Quadricuspid aortic valve associated with aortic insufficien
Quadricuspid aortic valve is one of the rarest forms of valvulopathy. It has been hypothesized that during the 5th week of embryogenesis, disruption of the mesenchymal ridges from fusing leads to this presentation.

This valvulopathy has been documented to have a predominance for men, with a mean presenting age between 45 and 60 years of age. The present case has been reported in the journal Annals of Cardiac Anaesthesia.

A 51-year-old male presented with a wound in his right hand that was suspicious for possible septic emboli of cardiac origin. With transesophageal echocardiography, the patient was found to have a rare quadricuspid aortic valve.

This quadricuspid valve can present with variable symptoms and physical exam findings. Due to embryological defects, this pathology is associated with several other anatomical defects that are important to recognize prior to surgical intervention.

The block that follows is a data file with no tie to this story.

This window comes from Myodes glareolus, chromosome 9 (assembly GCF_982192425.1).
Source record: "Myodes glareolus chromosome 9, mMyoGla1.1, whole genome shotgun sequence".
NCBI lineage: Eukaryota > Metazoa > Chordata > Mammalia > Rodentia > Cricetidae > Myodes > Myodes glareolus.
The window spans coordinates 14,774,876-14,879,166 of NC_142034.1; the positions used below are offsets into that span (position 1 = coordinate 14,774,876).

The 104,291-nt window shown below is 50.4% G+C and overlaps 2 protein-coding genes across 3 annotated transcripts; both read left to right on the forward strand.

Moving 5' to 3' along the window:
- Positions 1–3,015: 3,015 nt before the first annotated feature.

Major takeaway:-
- Transesophaegeal echocardiography remains the gold standard in detection of quadricuspid aortic valve and identification of other possible cardiac lesions.

- Differential diagnosis include Aortic regurgitation, endocarditis, ankylosing spondylitis.


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